catapult magazine

catapult magazine

Vol 7, Num 12 :: 2008.06.13 — 2008.06.27


In a time of war

On Memorial Day this year, my husband Rob and I made breakfast for my immediate family.  It was a delight to prepare a meal for them using almost entirely Michigan ingredients from our farmer’s market and local bakery.  I didn’t want to be too preachy about the many values of local food, but they were curious and asked good questions.  One family member remarked that we were eating “fancy” food, to which my response was that actually, we were probably eating quite un-fancy food produced with plenty of good old-fashioned hard work.  He wondered later how far back in time we were eating; I estimated about 80 years. 

Inevitably, someone asked about cost.  I knew from talking to my mom a few weeks earlier that the eggs we bought from the farmer were comparable in cost to those in the supermarket, given rising grocery prices, but wasn’t sure about anything else.  I had to confess that we don’t really compare prices; we just buy the food we believe is best from a variety of angles and let the rest take care of itself.  In the words of Gregory Wolfe, we’ve become “conscientious objectors” in the culture wars when it comes to food, a point to which I’ll return shortly.

Much of the content of this issue on the relationship between “high” and “low” culture focuses on art and rightly so.  Works of art can be easily delineated, providing ample fodder for philosophical discussion about the relationship between several categories of human culture, whether we refer to it as high, low, pop, mass, folk or classical.  In fact, my work in my “day job” at Calvin College in the Student Activities Office focuses on cultural conversation from the angle of art.  Rob and I essentially help students give credit and consideration to popular culture, primarily music and film, in a Christian academic setting.  It’s fun and rewarding work, but we admittedly have a lot of sub-cultural garbage to wade through, primarily related to the effects of dualism. 

When students approach popular culture from a dualist perspective, which is a common evangelical approach in this time and place, they desire clear boundaries for what is sacred and what is secular.  They want a list of what is God-blessed and what is God-damned so they can rest numbly in the arms of one and avoid the other at all costs.  Many Christians are so consumed with drawing these lines that it engulfs them in fear.  For these earnest folks, the culture war is upon us and the resurrection of Christ is no guarantee that they’ll win, so they turn to political power and boycotts as weapons in defeating evil.  Another result of dualism is that some activities are considered as having moral relevance and others are neutral.  So, for example, we need to watch out for the Devil in the films we watch, but car shopping is an activity to which little more than basic financial stewardship applies.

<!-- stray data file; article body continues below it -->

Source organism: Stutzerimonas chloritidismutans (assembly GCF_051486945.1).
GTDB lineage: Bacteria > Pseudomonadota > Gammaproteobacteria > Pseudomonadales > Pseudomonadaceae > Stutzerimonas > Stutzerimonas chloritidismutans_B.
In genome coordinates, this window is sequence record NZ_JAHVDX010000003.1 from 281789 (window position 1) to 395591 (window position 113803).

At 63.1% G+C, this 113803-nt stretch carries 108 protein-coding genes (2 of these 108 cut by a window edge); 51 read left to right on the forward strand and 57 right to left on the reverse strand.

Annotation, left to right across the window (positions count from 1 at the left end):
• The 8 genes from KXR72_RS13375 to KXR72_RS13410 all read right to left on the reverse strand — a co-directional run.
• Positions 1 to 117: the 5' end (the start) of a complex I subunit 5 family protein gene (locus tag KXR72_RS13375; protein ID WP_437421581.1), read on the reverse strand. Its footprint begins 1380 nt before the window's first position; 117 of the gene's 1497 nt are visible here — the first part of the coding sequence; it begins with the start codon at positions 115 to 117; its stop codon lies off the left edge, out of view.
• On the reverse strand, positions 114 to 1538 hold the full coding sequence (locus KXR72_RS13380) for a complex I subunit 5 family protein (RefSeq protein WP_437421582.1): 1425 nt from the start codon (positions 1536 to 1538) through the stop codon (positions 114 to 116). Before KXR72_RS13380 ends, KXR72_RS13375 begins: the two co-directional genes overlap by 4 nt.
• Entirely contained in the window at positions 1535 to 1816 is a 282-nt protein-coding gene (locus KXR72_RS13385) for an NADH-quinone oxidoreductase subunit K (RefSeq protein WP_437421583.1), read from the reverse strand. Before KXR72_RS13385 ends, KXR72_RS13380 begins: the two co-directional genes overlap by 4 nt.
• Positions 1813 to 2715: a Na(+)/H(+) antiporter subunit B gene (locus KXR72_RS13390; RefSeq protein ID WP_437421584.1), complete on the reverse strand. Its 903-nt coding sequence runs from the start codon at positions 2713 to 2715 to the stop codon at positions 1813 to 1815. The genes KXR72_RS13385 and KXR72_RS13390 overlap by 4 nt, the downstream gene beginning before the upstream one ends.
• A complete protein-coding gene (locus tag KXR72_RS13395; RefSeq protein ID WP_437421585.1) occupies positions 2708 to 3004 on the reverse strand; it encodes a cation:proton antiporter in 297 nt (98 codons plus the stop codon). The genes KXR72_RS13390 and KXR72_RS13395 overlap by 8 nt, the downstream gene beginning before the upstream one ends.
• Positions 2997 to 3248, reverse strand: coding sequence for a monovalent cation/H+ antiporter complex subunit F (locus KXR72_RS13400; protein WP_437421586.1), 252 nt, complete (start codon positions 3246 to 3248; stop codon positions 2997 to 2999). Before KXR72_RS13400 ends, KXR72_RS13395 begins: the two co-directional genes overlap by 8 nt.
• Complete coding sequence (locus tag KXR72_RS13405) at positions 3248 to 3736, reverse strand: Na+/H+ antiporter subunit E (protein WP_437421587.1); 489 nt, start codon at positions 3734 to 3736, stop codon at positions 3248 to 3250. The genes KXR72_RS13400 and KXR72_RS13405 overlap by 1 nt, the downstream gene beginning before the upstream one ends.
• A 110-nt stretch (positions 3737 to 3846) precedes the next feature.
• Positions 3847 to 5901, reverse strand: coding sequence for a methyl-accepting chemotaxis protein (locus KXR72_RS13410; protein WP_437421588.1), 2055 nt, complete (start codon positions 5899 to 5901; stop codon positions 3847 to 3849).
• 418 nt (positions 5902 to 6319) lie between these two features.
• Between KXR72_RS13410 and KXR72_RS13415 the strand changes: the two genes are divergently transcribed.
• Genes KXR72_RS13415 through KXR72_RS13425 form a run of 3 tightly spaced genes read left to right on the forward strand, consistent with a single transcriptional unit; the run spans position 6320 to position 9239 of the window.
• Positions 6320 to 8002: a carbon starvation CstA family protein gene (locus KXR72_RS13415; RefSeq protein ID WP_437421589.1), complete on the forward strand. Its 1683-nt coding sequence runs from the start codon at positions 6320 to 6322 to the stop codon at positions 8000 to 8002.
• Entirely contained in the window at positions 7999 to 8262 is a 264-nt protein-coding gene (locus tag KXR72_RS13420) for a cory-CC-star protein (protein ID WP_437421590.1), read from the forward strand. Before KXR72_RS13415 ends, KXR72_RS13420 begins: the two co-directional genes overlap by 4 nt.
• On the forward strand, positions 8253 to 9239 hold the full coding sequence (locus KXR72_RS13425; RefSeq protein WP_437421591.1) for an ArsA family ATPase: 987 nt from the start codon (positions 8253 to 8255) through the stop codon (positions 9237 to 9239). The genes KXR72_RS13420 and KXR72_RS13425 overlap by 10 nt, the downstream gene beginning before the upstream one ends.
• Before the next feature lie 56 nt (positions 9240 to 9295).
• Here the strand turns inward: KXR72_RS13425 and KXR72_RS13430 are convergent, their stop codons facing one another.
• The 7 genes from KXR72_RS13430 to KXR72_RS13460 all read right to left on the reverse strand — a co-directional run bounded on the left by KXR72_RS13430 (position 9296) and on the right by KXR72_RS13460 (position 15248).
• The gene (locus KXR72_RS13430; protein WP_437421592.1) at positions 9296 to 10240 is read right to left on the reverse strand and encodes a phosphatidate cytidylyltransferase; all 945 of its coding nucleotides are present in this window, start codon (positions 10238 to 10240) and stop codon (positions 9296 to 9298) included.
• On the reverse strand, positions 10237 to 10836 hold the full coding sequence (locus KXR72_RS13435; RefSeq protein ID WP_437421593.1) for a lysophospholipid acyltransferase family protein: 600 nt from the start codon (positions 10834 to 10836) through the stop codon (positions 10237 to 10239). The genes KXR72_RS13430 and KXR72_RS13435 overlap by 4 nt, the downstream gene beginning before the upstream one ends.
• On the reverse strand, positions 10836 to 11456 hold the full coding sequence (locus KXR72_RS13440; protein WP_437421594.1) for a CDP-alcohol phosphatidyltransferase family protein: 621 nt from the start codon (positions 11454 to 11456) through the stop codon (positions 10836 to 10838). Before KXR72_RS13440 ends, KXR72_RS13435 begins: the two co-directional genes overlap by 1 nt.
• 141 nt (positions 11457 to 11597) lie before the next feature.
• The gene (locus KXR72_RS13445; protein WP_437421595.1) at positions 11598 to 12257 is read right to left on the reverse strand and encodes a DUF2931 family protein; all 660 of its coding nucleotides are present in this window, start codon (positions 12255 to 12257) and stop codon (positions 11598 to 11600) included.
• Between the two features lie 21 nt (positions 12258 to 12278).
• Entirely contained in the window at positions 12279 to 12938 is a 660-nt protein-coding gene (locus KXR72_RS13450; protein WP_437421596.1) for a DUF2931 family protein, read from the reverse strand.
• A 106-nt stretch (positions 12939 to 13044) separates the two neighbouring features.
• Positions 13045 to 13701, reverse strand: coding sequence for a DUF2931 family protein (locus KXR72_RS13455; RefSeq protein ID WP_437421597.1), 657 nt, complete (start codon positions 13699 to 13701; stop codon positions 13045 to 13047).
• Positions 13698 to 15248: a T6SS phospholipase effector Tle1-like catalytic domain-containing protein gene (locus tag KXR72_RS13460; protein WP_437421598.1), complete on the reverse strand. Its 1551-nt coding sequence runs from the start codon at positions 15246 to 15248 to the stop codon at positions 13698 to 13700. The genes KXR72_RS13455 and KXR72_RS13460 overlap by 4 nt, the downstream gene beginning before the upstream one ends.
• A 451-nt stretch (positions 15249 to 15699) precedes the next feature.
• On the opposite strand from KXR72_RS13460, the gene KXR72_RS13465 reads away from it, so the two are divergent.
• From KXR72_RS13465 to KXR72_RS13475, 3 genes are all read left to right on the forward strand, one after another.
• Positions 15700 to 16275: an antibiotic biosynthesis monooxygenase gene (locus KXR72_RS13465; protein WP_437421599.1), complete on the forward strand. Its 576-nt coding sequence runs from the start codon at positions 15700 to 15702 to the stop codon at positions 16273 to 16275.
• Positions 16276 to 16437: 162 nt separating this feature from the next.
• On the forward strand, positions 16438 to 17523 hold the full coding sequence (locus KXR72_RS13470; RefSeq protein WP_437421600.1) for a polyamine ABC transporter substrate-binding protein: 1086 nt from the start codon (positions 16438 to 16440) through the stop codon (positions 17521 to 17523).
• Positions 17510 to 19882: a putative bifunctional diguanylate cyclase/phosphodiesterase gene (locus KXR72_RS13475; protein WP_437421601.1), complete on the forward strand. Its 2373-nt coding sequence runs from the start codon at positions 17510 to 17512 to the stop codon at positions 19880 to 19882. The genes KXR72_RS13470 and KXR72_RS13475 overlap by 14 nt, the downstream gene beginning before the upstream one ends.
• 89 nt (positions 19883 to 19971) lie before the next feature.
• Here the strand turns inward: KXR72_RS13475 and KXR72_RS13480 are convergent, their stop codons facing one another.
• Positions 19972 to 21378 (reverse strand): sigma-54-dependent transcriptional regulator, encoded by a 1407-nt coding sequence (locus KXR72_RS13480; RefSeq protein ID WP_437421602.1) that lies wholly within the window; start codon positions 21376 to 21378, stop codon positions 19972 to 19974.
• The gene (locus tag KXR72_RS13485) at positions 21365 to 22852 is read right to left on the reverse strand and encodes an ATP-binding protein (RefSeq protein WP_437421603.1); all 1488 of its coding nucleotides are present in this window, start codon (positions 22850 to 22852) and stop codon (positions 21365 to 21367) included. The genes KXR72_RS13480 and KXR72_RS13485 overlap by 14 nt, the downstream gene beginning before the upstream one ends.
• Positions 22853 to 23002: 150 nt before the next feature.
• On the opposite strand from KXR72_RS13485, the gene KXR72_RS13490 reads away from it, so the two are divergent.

The model we propose to students, however, is more comprehensive and admittedly much more difficult. Basically, God will show up wherever God wants—from Sunday school taught by the most sage mentor to an R-rated movie created by a fanatic atheist—so watch out!  You’ll be surprised and delighted and terrified, sometimes all at once.  And this incorrigible God who shows up in both the cathedral and the gutter doesn’t just ask for our Sunday mornings (though the ritual of worship is a part of it) but demands to be the center of every moment and every aspect of our very ordinary lives.  From this perspective, the culture war is irrelevant.  Satan has been definitively de-fanged in Christ’s defeat of death, so we turn to sorting through the rubble for glimpses of the Kingdom God has revealed and is building at this very moment in all areas of our lives. 

As Gregory Wolfe, editor of Image magazine, describes it, we promote a position of conscientious objection in these supposed culture wars.  Wolfe cites H. Richard Niebuhr’s classic Christ and Culture as offering an ideological blow to dualism, as well as blind assimilation to the dominant culture:

Niebuhr offered another kind of model, the kind embraced by St. Augustine, which envisions the Christian mission as a continual engagement with, and transformation of, culture….  They believed that the life of culture ought to involve a dialectic between nature and grace, human culture and the revelation of God.  Grace without nature becomes abstract and inhuman.  Nature without grace tends toward despair and meaninglessness.  The true paradigm is the Incarnation: Word made flesh, the human and the divine unified.

In our pop culture work with students, and indeed in our lives as homemaking, eating, traveling human beings, the conversation about culture and Christianity inevitably turns to everyday things like food, which in its own way is “popular” culture, in the sense that everyone needs it.  I apply Wolfe’s point about conscientious objection here because eating faithfully is ultimately a question about how to marry nature and grace as a reflection of God incarnate.  This questioning is less likely to lead to a new law that sets limits on calories, fat, cholesterol and, for God’s sake, steers one hundred miles clear of something called “Rat Bastard Rootbeer.”  Rather, the path is one of exploration, relationship, hunger, mystery, mistakes, humility, joy—more like the messy indulgence of eating a new ethnic cuisine with your hands than a fork-fed pre-packaged Weight Watchers dinner.  To be sure, this path requires sacrifice, whether because the food costs more or because it necessarily limits a diet in some way.  But as a wise friend once told me, most things worth doing are difficult.  Thank God Jesus didn’t turn the stones into bread or leap off the temple to the death of us all.

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